“Can’t no man play like me. I play better than a man.”


Lylah Permanna

We have reached a point where women can creatively express themselves in remarkable ways never before seen in history. Whether it be Rihanna simultaneously dominating the fashion, music, and beauty industry; Queen Latifah, the trailblazing rapper, singer, and actress, who won numerous prestigious awards in each category; Or Lauren Hill, who revolutionized hip hop with her only solo album. Women have long made bold impressions and contributions to the world of creative expression around us. 

The progress made for women's autonomy that we continue to strive towards derives from the resistance and innovation of women throughout history who fearlessly enter male-centered industries and dominate them. Among those deserving recognition are the OG female icons of Rock N' Roll. Most notably, Sister Rosetta Tharpe, also known as the Godmother of Rock N' Roll (an understatement), defied the domesticated stereotypes imposed on women and contributed to founding one of the biggest music genres of all time. 

Sister Tharpe was a gifted performer, guitarist, artist, and songwriter her entire life. In 1921, Tharpe began performing at the age of six alongside her mother for church services in Chicago, Illinois. She would sing various songs while also playing the guitar and piano. Her talent and passion drew crowds of people into the church and guided them in feeling closer to God. Growing up in Chicago during the 20's, Sister Tharpe was exposed to jazz and blues, which she later integrated into her own personal style to create the most quintessential sounds in Rock N' Roll. During her teen years, Tharpe began touring and performing at various churches from state to state with her mother, who decided to become a traveling evangelist preacher.

In her 20's, Tharpe moved to New York where she was hired to perform at some of the popular jazz clubs to primarily white crowds among primarily white artists. A highly unusual phenomenon in a still segregated society. She experimented with lyrics outside of what was permitted by the church for a more sensual sound that evoked dancing rather than complementing a preach to God, although she loved doing both. Sister Tharpe was quickly recognized for her fiery voice and mesmerizing guitar riffs that produced a fantastic amalgamation of blues, jazz, and gospel. Her rebellious and passionate style of performing, sounds, and rifts created some of the most integral aspects of the Rock N' Roll essence.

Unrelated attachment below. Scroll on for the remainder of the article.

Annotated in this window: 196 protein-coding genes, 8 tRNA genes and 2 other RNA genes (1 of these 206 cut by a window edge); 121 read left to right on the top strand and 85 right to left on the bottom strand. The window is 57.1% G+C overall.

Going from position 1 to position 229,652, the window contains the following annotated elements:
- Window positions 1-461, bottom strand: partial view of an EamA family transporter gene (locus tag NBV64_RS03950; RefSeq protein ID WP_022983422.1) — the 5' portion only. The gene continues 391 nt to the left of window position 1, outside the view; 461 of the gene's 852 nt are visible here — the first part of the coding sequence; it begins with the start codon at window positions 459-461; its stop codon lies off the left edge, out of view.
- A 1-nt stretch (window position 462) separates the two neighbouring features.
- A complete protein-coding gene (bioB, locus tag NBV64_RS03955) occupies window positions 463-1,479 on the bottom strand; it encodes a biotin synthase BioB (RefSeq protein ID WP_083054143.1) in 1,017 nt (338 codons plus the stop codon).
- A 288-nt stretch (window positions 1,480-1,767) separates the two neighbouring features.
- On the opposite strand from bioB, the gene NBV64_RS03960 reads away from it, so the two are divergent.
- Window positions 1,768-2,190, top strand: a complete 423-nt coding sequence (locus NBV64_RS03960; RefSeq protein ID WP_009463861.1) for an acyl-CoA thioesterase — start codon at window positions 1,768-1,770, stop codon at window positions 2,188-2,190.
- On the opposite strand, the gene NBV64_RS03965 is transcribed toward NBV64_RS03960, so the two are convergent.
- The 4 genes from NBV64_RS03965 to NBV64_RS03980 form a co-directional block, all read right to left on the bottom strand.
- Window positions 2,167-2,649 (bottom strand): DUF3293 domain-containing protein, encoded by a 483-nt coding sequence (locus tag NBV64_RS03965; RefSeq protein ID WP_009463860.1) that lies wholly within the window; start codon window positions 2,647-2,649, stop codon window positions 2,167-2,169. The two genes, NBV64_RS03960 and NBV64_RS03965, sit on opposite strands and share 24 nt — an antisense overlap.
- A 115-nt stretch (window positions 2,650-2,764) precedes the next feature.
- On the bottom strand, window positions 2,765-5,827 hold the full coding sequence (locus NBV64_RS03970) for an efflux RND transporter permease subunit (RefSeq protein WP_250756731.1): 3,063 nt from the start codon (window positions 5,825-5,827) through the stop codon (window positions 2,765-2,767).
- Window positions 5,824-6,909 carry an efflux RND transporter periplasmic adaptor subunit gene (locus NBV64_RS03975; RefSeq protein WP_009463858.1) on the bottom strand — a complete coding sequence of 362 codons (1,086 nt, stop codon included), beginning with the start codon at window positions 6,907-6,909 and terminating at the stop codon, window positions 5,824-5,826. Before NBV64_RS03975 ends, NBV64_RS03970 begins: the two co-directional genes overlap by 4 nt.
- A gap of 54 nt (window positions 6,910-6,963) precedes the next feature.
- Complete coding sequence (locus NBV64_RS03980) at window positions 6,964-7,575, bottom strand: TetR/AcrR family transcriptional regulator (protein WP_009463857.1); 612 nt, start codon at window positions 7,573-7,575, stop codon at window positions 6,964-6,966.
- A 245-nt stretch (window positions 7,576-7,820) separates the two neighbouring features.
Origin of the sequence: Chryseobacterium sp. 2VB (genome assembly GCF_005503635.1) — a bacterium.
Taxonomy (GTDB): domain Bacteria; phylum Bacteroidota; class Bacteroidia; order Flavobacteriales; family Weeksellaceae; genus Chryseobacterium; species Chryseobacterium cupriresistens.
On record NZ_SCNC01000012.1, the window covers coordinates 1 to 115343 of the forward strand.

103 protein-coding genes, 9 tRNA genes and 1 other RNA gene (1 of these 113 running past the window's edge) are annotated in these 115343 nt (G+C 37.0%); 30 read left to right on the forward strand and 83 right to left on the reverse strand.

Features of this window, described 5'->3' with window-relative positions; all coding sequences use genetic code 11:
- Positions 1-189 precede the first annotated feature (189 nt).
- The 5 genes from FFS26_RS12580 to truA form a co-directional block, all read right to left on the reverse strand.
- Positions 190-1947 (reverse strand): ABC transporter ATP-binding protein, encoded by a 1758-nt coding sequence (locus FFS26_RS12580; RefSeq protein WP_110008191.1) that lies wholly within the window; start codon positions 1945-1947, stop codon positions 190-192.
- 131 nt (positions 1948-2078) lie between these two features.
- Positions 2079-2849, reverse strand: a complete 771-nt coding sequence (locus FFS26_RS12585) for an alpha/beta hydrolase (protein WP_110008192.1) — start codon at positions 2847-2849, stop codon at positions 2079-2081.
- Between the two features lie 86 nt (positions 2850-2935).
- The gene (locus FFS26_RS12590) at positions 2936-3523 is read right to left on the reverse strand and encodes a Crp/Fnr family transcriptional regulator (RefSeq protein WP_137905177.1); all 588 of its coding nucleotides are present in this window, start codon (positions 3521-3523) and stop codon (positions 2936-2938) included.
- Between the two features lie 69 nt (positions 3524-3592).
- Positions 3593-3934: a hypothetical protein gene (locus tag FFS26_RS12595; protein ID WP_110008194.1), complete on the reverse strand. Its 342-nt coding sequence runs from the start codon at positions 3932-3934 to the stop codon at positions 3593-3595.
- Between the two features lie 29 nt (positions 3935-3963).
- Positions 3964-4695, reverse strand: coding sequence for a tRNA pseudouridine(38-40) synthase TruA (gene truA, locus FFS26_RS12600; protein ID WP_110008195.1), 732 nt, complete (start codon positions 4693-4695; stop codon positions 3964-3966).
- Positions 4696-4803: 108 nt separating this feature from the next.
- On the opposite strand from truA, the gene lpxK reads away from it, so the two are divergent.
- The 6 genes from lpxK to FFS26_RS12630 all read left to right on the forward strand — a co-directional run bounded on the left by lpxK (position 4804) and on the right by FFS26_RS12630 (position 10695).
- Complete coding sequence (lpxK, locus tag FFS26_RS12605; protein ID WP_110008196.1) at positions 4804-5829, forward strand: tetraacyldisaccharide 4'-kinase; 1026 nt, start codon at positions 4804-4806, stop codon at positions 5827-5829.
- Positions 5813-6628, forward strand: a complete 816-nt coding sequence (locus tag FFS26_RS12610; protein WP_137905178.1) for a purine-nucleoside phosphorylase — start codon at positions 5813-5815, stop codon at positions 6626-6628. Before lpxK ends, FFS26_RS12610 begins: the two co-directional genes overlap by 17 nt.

In 1938, Tharpe signed a record contract with Decca Records and was among the few women to make it big in a male-dominated industry. When told her guitar skills were similar to that of a man, she would simply state: “Can’t no man play like me. I play better than a man.

Sister Rosetta Tharple began touring across the United States and became one of the biggest names in American music throughout the 40's. Her work set the perfect stage for what would formally be called Rock N' Roll in the 50's. Primarily white men began studying the sound of Black gospel music due to its profound ability to evoke an inescapable feeling of soul and dance, something that Sister Tharpe was distinctly known for. Many of the most famous rock stars have accredited their sound to Sister Tharpe, including Bob Dylan, Elvis Presley, Johnny Cash, and Chuck

Sister Rosetta Tharpe performing at the American Blues Folk Festival in 1964 at the age of 49.

Sister Rosetta Sharpe is a founding mother of Rock N’ Roll, and an embodiment of the creative influence women have had in the music industry. Although many Rock N’ Roll greats have acknowledged the profound impact Tharpe had on the foundation of their music, her life is not widely celebrated or known. A study from Loyola Marymount University found that only 7.7 percent of the people welcomed into the Rock and Roll Hall of Fame are women. Sharpe was not inducted into the Rock N’ Roll Hall of Fame until 2018, while the male counterparts have long been praised. Although it should be celebrated that Sister Sharpe is finally being recognized, her almost-forgotten legacy reminds us that we must continue to empower and support women in all industries and give them the recognition they deserve. 

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